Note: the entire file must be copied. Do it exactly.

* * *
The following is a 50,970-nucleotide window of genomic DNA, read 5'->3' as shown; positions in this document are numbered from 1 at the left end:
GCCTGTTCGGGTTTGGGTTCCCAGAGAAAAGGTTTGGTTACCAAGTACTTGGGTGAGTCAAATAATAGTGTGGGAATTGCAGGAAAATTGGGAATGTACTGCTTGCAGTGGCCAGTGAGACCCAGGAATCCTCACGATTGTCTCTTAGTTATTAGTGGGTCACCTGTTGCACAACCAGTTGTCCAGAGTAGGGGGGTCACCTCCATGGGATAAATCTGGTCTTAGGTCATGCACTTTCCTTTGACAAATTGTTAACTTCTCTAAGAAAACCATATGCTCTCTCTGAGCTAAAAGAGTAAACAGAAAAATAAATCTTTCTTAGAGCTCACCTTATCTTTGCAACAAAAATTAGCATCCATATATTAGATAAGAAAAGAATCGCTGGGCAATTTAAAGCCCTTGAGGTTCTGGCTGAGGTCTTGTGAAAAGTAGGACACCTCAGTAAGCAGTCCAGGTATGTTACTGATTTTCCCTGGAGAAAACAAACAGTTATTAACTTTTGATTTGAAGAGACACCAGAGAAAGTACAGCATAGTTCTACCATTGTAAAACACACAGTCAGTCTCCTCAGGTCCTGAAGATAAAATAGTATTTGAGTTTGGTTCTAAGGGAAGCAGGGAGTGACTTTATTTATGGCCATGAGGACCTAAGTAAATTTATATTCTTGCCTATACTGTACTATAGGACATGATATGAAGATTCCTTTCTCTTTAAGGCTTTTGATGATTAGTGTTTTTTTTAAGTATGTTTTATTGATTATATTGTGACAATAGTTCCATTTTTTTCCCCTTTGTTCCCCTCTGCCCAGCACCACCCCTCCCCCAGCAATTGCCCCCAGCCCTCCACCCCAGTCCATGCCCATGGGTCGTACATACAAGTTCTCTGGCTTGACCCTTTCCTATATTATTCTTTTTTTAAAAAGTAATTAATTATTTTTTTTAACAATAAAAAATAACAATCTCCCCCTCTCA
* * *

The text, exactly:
The following is a 50,970-nucleotide window of genomic DNA, read 5'->3' as shown; positions in this document are numbered from 1 at the left end:
GCCTGTTCGGGTTTGGGTTCCCAGAGAAAAGGTTTGGTTACCAAGTACTTGGGTGAGTCAAATAATAGTGTGGGAATTGCAGGAAAATTGGGAATGTACTGCTTGCAGTGGCCAGTGAGACCCAGGAATCCTCACGATTGTCTCTTAGTTATTAGTGGGTCACCTGTTGCACAACCAGTTGTCCAGAGTAGGGGGGTCACCTCCATGGGATAAATCTGGTCTTAGGTCATGCACTTTCCTTTGACAAATTGTTAACTTCTCTAAGAAAACCATATGCTCTCTCTGAGCTAAAAGAGTAAACAGAAAAATAAATCTTTCTTAGAGCTCACCTTATCTTTGCAACAAAAATTAGCATCCATATATTAGATAAGAAAAGAATCGCTGGGCAATTTAAAGCCCTTGAGGTTCTGGCTGAGGTCTTGTGAAAAGTAGGACACCTCAGTAAGCAGTCCAGGTATGTTACTGATTTTCCCTGGAGAAAACAAACAGTTATTAACTTTTGATTTGAAGAGACACCAGAGAAAGTACAGCATAGTTCTACCATTGTAAAACACACAGTCAGTCTCCTCAGGTCCTGAAGATAAAATAGTATTTGAGTTTGGTTCTAAGGGAAGCAGGGAGTGACTTTATTTATGGCCATGAGGACCTAAGTAAATTTATATTCTTGCCTATACTGTACTATAGGACATGATATGAAGATTCCTTTCTCTTTAAGGCTTTTGATGATTAGTGTTTTTTTTAAGTATGTTTTATTGATTATATTGTGACAATAGTTCCATTTTTTTCCCCTTTGTTCCCCTCTGCCCAGCACCACCCCTCCCCCAGCAATTGCCCCCAGCCCTCCACCCCAGTCCATGCCCATGGGTCGTACATACAAGTTCTCTGGCTTGACCCTTTCCTATATTATTCTTTTTTTAAAAAGTAATTAATTATTTTTTTTAACAATAAAAAATAACAATCTCCCCCTCTCA